vim /etc/sysconfig/iptables

Allow the ORPort and the proxy port (in this case 9001 and 9150)

*filter
:INPUT ACCEPT [0:0]
:FORWARD ACCEPT [0:0]
:OUTPUT ACCEPT [0:0]
-A INPUT -m state --state ESTABLISHED,RELATED -j ACCEPT
-A INPUT -p icmp -j ACCEPT
-A INPUT -i lo -j ACCEPT
-A INPUT -m state --state NEW -m tcp -p tcp --dport 22 -j ACCEPT
-A INPUT -m state --state NEW -m tcp -p tcp --dport 9001 -j ACCEPT
-A INPUT -m state --state NEW -m tcp -p tcp --dport 9150 -j ACCEPT
-A INPUT -j REJECT --reject-with icmp-host-prohibited
-A FORWARD -j REJECT --reject-with icmp-host-prohibited
COMMIT

Save and quit

/etc/init.d/iptables restart

If your server has IPv6 then make similar changes to ip6tables

Editing torrc

vim /etc/tor/torrc

A minimal torrc for use with a PAC file style proxy would look similar to the below (although you should read all the options to understand what you are doing);

SocksPort xx.xx.xx.xx:9150
ORPort 9001
Nickname TheNameOfYourRelay
ContactInfo YourContactDetails
ExitPolicy reject *:*

xx.xx.xx.xx should be a routeable IP (e.g. not 127.0.0.1) of your server, if you want to keep your relay server partially private you might want to add PublishServerDescriptor 0 to your config too.

There is no security here, if someone port scanned your server then they would see that it is an open proxy and could use it to do nasty things that people will blame you for!
If your Tor relay is on a public IP (e.g. not 10.0.0.0/8, 172.16.0.0/12 or 192.168.0.0/16) then you may want to restrict the IPTables allow rule to only allow your source IP addresses

Start Tor & Confirm it is working

/etc/init.d/tor start
tail -f /var/log/messages

You should see something along the lines of;

socks Tor[31452]: Self-testing indicates your ORPort is reachable from the outside. Excellent. Publishing server descriptor.
socks Tor[31452]: Bootstrapped 85%: Finishing handshake with first hop.
socks Tor[31452]: Bootstrapped 90%: Establishing a Tor circuit.
socks Tor[31452]: Tor has successfully opened a circuit. Looks like client functionality is working.
socks Tor[31452]: Bootstrapped 100%: Done.
socks Tor[31452]: Performing bandwidth self-test...done.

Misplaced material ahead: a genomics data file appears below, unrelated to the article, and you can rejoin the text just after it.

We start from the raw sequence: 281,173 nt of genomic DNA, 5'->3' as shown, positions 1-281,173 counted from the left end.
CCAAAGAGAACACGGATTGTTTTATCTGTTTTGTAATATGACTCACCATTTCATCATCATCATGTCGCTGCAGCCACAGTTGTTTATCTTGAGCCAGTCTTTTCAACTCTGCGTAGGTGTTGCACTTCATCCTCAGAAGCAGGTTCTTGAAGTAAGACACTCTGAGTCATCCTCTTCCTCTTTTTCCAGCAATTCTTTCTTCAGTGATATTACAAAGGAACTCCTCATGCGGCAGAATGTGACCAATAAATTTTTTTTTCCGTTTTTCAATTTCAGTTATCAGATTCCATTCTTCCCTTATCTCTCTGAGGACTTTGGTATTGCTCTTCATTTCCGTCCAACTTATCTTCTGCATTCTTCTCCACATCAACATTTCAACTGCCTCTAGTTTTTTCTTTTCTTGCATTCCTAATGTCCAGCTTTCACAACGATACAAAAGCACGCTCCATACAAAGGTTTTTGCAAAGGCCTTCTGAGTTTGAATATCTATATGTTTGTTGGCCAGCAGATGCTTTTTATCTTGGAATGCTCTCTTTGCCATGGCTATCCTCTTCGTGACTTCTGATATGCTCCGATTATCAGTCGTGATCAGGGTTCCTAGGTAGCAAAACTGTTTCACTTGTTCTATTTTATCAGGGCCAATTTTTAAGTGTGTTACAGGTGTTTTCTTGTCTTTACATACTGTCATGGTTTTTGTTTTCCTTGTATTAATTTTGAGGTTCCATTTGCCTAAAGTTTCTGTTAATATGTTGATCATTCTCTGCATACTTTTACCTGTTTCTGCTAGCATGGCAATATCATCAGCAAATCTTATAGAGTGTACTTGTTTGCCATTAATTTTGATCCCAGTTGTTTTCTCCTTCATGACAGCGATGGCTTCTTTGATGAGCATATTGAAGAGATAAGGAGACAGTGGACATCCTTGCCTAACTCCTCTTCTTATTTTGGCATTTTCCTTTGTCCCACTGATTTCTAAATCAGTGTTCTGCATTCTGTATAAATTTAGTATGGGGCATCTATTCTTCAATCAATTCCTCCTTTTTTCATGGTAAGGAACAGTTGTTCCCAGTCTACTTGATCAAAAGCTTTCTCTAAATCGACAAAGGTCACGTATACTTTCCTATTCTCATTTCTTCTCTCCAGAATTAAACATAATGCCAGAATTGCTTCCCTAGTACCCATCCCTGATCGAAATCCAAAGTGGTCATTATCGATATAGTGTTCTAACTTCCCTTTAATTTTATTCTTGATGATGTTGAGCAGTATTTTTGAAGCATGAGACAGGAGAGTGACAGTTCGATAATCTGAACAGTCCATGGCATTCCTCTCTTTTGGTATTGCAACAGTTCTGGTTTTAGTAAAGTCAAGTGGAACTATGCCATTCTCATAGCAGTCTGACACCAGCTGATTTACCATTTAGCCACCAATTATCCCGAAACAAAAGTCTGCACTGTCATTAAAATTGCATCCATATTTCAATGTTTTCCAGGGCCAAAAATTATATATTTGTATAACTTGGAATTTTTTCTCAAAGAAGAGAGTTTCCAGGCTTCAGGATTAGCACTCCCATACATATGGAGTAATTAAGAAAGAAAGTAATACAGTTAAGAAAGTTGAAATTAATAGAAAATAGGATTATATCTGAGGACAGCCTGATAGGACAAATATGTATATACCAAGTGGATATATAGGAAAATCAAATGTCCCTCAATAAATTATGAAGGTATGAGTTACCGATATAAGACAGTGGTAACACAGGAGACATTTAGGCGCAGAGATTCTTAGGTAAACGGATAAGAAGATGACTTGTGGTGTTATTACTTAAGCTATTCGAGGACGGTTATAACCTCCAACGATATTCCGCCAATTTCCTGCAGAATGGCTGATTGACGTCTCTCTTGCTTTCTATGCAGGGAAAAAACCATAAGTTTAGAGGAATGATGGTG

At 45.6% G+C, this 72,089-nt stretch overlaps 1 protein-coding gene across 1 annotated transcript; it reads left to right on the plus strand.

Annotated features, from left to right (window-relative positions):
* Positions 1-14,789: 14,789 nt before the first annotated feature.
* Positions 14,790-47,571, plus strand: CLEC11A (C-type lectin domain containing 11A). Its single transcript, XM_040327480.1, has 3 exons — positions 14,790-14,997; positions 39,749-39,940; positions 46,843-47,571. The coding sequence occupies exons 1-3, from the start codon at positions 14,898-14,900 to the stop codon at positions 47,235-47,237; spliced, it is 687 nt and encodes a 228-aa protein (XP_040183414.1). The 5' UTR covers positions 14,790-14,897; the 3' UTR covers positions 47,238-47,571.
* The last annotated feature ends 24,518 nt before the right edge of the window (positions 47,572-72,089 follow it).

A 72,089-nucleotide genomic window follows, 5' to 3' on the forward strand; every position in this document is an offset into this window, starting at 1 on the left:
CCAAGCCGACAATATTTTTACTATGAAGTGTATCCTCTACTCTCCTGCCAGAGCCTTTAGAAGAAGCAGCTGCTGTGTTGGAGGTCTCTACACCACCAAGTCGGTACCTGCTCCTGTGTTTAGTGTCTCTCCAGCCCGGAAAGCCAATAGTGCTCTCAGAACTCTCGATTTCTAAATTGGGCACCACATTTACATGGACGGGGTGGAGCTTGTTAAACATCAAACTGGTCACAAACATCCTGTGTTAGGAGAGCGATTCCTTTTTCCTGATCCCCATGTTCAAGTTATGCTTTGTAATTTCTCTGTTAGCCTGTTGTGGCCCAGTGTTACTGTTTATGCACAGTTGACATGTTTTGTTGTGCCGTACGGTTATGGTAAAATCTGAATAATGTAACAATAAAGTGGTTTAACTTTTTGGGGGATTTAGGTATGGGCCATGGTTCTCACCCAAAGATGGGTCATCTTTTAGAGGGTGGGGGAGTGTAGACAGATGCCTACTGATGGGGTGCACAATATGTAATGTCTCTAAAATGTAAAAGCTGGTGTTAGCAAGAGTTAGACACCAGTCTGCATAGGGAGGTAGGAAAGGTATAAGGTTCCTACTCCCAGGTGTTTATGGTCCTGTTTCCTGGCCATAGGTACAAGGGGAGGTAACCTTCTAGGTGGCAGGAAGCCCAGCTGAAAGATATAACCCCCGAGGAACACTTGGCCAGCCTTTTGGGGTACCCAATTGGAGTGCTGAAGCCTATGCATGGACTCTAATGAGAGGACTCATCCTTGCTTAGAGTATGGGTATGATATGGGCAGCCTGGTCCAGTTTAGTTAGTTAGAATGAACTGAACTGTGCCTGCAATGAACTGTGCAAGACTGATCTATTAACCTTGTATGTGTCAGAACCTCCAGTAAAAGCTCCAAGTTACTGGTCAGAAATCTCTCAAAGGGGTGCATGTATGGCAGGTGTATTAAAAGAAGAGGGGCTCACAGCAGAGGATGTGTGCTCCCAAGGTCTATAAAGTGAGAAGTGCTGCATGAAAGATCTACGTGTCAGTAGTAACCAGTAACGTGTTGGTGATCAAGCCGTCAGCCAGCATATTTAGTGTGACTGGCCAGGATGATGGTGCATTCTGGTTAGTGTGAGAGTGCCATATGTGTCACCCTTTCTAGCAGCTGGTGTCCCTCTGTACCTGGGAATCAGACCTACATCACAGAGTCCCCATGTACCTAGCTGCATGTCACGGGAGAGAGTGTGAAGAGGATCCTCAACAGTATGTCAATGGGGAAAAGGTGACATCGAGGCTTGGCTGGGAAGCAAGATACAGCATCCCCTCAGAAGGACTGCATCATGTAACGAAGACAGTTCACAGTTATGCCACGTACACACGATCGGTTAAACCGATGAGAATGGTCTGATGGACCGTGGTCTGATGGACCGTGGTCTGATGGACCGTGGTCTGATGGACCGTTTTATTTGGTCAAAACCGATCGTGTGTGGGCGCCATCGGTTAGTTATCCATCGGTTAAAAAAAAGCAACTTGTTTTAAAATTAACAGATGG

Done!

Assuming you have chosen the URLs you wanted in the previous section (Using the Tor PAC Proxy) you can now browse to the URLs that were previously censored as they are now being routed over Tor. Any non-restricted URLs will route over your normal Internet connection.

Windows

Follow our tutorial on Securely Installing Tor on Windows to get the full Tor Browser bundle up and running.

Once installed and started Tor will be running on localhost:9150 (do not close the Tor Browser as this will also close the relay)

Done!

Assuming you have chosen the URLs you wanted in the previous section (Using the Tor PAC Proxy) you can now browse to the URLs that were previously censored as they are now being routed over Tor. Any non-restricted URLs will route over your normal Internet connection.

Some Final Thoughts (and quotes)

Internet Censorship is abhorrent, we shouldn’t stand by and let the Government, Police or lawyers dictate what we can read. The slippery slope is getting steeper every day so we all need to help stop it.

When bad men combine, the good must associate; else they will fall, one by one, an unpitied sacrifice in a contemptible struggle.Edmund Burke

I always wondered why somebody doesn’t do something about that. Then I realized I was somebody.Lily Tomlin

Withholding information is the essence of tyranny. Control of the flow of information is the tool of the dictatorship.Bruce Coville

Who is more to be pitied, a writer bound and gagged by policemen or one living in perfect freedom who has nothing more to say?Kurt Vonnegut

Once a government is committed to the principle of silencing the voice of opposition, it has only one way to go, and that is down the path of increasingly repressive measures, until it becomes a source of terror to all its citizens and creates a country where everyone lives in fear.Harry S. Truman

Free societies…are societies in motion, and with motion comes tension, dissent, friction. Free people strike sparks, and those sparks are the best evidence of freedom’s existence.Salman Rushdie